When Jasmine Steele was 2 years old, she bit into her first -- and last -- peanut butter sandwich.
Her last, because right after she took a bite, her lips swelled up and she struggled to swallow. She was rushed to the hospital, where it was determined that a nut allergy had caused her to experience anaphylaxis, a severe allergic reaction. After that, her parents cleared out all nuts from their Danville home -- except for almonds, the only nut Steele can eat.
Steele, now 17 and a senior at San Ramon Valley High, has never returned to the emergency room for anaphylaxis.
"My parents have been very good about it," she said. "But I know how important that is because there are a lot of people in my family with nut allergies ... and they've had many more emergencies."
All these close-to-home experiences served as the inspiration for Steele's "Allergy Blast" app, for which she won last year's Congressional App Challenge for California's 11th District.
Growing up, averting accidental allergen-exposure emergencies required careful focus on her parents' part. Her mom Julie had multiple versions of a document that she would give to people for overnight stays, field trips and play dates.
"She basically had a Word document that had a photo of me, my name, all this information about my allergies, a bunch of emergency contacts, details about what my medication was, what the dosage was and where it could be found, in my backpack, in the nurse's office," Steele said. "Her number and even a doctor's number, and other (contacts for) emergencies. It was very thorough."
From kindergarten through eighth grade, Steele attended St. Isidore's, a Catholic school in Danville that is entirely peanut-free.
On a less life-threatening front, another constant throughout Steele's life has been computers. Her dad works at Adobe Systems, and she has "always had that presence," she said.
But she was truly reeled into the coding world by Scratch, a coding tool and community geared toward beginners. It quickly became her favorite hobby, and she spent a lot of time for the next few years collaborating on projects within the online community.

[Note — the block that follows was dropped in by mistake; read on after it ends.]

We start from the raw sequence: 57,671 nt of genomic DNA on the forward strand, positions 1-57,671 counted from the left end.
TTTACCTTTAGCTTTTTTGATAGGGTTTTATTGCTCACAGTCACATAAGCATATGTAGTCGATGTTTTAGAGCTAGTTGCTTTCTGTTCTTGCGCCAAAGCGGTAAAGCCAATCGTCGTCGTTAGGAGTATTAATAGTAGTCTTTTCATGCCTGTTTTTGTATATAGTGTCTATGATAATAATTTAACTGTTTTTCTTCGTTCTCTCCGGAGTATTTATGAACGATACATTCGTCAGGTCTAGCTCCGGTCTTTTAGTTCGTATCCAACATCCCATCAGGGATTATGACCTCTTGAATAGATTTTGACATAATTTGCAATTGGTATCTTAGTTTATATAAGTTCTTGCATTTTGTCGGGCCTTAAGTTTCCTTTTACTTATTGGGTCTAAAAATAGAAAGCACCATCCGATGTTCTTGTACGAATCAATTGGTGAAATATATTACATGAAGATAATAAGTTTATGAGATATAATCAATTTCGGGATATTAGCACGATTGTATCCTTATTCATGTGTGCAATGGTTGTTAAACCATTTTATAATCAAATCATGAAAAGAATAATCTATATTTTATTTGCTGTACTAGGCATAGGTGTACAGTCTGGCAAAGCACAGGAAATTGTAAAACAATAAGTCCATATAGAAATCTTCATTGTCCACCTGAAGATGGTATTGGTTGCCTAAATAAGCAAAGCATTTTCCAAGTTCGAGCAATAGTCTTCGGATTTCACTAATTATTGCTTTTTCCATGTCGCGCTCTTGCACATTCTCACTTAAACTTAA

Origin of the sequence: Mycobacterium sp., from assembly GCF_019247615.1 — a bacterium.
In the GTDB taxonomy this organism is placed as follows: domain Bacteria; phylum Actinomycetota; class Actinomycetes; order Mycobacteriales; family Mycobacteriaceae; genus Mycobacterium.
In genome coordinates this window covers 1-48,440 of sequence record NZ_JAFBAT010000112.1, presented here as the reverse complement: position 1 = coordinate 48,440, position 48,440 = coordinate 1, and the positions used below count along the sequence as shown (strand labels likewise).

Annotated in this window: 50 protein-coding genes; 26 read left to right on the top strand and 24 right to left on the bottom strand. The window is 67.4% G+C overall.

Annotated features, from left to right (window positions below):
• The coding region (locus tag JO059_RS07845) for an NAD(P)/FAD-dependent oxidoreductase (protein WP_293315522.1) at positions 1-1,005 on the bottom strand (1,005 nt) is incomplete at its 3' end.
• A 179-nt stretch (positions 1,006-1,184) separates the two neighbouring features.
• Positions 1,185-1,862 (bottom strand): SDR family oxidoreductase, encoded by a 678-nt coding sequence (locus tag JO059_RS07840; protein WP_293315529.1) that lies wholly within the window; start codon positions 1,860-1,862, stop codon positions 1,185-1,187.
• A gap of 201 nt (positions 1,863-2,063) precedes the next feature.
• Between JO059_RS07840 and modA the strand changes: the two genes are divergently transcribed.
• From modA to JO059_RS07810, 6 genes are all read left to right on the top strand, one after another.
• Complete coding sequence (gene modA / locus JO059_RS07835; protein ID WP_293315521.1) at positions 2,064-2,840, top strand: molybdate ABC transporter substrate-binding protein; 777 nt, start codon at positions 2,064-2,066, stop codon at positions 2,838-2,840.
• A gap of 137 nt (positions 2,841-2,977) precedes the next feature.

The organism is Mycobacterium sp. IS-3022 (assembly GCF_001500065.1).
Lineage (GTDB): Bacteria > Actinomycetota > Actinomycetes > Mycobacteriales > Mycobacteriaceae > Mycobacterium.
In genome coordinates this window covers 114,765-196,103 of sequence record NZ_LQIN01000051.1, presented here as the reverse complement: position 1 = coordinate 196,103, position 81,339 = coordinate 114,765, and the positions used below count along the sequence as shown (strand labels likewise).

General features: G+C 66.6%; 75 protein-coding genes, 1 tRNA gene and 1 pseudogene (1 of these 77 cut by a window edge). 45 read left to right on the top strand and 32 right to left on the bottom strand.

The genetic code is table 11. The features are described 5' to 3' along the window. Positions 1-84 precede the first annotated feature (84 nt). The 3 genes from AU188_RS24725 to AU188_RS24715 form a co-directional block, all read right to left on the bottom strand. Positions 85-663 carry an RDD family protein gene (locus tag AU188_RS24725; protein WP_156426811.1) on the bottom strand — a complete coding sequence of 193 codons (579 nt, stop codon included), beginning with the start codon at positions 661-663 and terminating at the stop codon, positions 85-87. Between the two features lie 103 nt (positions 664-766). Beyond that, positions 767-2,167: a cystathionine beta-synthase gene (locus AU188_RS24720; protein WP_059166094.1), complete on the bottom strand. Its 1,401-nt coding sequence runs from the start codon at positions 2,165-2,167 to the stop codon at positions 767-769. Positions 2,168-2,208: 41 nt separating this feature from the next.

After that, she started learning non-block-based programming languages like Python.
In high school, she decided she wanted to create her own app, one that would solve a problem that personally affected her.
"And that was the allergy problem," Steele said.
After some brainstorming, in fall 2015 she began building Allergy Blast through a program called App Inventor. Allergy Blast is, in a sense, based off her mother's own documentation system: It allows users to save any information regarding allergies, medications and emergency contacts, and then, with the press of a button, send an email or text to someone who might need to know.
Users can also mark if they, or their children, have asthma. This feature is personal to Steele too -- she and her 15-year-old sister Jade are asthmatic.
The app took her about six months to build over the course of her sophomore year, though, she said, her work was somewhat intermittent as she had to balance it with school. In May 2016, Allergy Blast made its way to app stores.
Steele found out about the Congressional App Challenge during a coding summer immersion program at Pixar between her sophomore and junior years. The challenge, initiated in 2013, allows high school students in participating districts nationwide to submit apps they created, with winning apps displayed in the U.S. Capitol and featured on the House of Representatives website.
"I thought, well, I made an app, so I'll just enter it," Steele said.
She submitted Allergy Blast last November, and a month later, found out that she had won the challenge for local Congressman Mark DeSaulnier's district.
"I was shocked because I didn't really expect to win ... I was overjoyed because that meant I got to go to D.C. and present it to a congressman," Steele said.
She presented her app at a science fair-like convention in Washington D.C. last April, alongside other winners from around the country.
In the future, Steele hopes to continue working with computers.
"Being at Pixar was really cool for me, because that would be a dream career for me," she said. "Being able to create these cool worlds and stories and characters that are all just 1s and 0s, but there's so much more at the same time."
* Jasmine Steele has lived in Danville her entire life.
* Steele made the "Allergy Blast" app for Android phones, but her mom, who wanted to learn coding, adapted it to create an IOS version.
* So far, 50-100 people have downloaded the Android version and downloads for the IOS version are in the quadruple digits, Steele said.
* Steele got her own booth at the San Ramon Valley Emergency Preparedness Fair last year.
* She finished submitting all her college apps last week.
* The Tri-Valley Heroes award ceremony last month was the first event outside the house that Steele's grandfather was able to attend after his heart nearly gave out last holiday season. "My grandpa is really one of my role models and my hero," Steele said. "He's always impressed on the family, 'be kind and be good people above all.'"